Suppose that we want to change julia_mutable’s title. Now, we can do this since julia_mutable is an instantiated mutable struct:

julia_mutable.title = "Python Obliteratus"

MutableLanguage("Julia", "Python Obliteratus", 2012, true)

3.2.3 Boolean Operators and Numeric Comparisons

Now that we’ve covered types, we can move to boolean operators and numeric comparison.

We have three boolean operators in Julia:

Here are a few examples with some of them:


(false && true) || (!false)

(6 isa Int64) && (6 isa Real)


Regarding numeric comparison, Julia has three major types of comparisons:

  1. Equality: either something is equal or not equal another
    • == “equal”
    • != or ≠ “not equal”
  2. Less than: either something is less than or less than or equal to
    • < “less than”
    • <= or ≤ “less than or equal to”
  3. Greater than: either something is greater than or greater than or equal to
    • > “greater than”
    • >= or ≥ “greater than or equal to”

Here are some examples:

1 == 1

1 >= 10


It evens works between different types:

1 == 1.0


We can also mix and match boolean operators with numeric comparisons:

(1 != 10) || (3.14 <= 2.71)


3.2.4 Functions

Now that we already know how to define variables and custom types as structs, let’s turn our attention to functions. In Julia, a function maps argument’s values to one or more return values. The basic syntax goes like this:

function function_name(arg1, arg2)
    result = stuff with the arg1 and arg2
    return result

The function declaration begins with the keyword function followed by the function name. Then, inside parentheses (), we define the arguments separated by a comma ,. Inside the function, we specify what we want Julia to do with the parameters that we supplied. All variables that we define inside a function are deleted after the function returns. This is nice because it is like an automatic cleanup. After all the operations in the function body are finished, we instruct Julia to return the final result with the return statement. Finally, we let Julia know that the function definition is finished with the end keyword.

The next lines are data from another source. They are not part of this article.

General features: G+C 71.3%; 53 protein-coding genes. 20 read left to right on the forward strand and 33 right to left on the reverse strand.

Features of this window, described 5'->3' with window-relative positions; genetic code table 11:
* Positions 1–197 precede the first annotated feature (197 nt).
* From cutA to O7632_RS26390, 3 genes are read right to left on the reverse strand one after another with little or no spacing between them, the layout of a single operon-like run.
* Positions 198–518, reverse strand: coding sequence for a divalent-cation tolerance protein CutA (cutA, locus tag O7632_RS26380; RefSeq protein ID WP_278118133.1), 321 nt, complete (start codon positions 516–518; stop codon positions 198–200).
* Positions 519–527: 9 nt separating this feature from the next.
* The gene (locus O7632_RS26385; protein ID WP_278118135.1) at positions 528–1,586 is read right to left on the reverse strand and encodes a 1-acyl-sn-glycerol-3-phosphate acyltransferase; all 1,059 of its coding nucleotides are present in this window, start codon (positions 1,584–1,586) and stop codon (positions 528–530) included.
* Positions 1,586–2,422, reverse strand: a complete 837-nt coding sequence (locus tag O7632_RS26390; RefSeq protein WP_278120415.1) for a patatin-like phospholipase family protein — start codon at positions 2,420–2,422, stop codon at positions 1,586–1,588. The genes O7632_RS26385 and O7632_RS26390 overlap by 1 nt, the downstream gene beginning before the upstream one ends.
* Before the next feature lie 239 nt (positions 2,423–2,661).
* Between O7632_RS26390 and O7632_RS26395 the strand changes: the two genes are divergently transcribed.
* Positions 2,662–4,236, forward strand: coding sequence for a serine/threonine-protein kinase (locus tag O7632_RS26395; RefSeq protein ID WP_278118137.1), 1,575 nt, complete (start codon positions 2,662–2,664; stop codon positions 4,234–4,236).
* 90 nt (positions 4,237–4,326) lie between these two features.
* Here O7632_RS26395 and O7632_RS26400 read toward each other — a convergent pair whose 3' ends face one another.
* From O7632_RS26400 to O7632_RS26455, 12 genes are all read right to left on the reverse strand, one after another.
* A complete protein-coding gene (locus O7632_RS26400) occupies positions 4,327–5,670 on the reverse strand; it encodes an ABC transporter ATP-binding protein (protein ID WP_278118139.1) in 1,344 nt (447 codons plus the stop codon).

There is also the compact assignment form:

f_name(arg1, arg2) = stuff with the arg1 and arg2

It is the same function as before but with a different, more compact, form. As a rule of thumb, when your code can fit easily on one line of up to 92 characters, then the compact form is suitable. Otherwise, just use the longer form with the function keyword. Let’s dive into some examples. Creating new Functions

Let’s create a new function that adds numbers together:

function add_numbers(x, y)
    return x + y
add_numbers (generic function with 1 method)

Now, we can use our add_numbers function:

add_numbers(17, 29)


And it works also with floats:

add_numbers(3.14, 2.72)


Also, we can define custom behavior by specifying type declarations. Suppose that we want to have a round_number function that behaves differently if its argument is either a Float64 or Int64:

function round_number(x::Float64)
    return round(x)

function round_number(x::Int64)
    return x
round_number (generic function with 2 methods)

We can see that it is a function with multiple methods:

round_number(x::Float64) in Main at none:1
round_number(x::Int64) in Main at none:5

There is one issue: what happens if we want to round a 32-bit float Float32? Or a 8-bit integer Int8?

If you want something to function on all float and integer types, you can use an abstract type as the type signature, such as AbstractFloat or Integer:

function round_number(x::AbstractFloat)
    return round(x)
round_number (generic function with 3 methods)

Now, it works as expected with any float type:

x_32 = Float32(1.1)

NOTE: We can inspect types with the supertypes and subtypes functions.

Let’s go back to our Language struct that we defined above. This is an example of multiple dispatch. We will extend the Base.show function that prints the output of instantiated types and structs.

By default, a struct has a basic output, which you saw above in the python case. We can define a new Base.show method to our Language type, so that we have some nice printing for our programming languages instances. We want to clearly communicate programming languages’ names, titles, and ages in years. The function Base.show accepts as arguments a IO type named io followed by the type you want to define custom behavior:

Base.show(io::IO, l::Language) = print(
    io, l.name, ", ",
    2021 - l.year_of_birth, " years old, ",
    "has the following titles: ", l.title

Now, let’s see how python will output:

Python, 30 years old, has the following titles: Letargicus Multiple Return Values

A function can, also, return two or more values. See the new function add_multiply below:

function add_multiply(x, y)
    addition = x + y
    multiplication = x * y
    return addition, multiplication
add_multiply (generic function with 1 method)

In that case, we can do two things: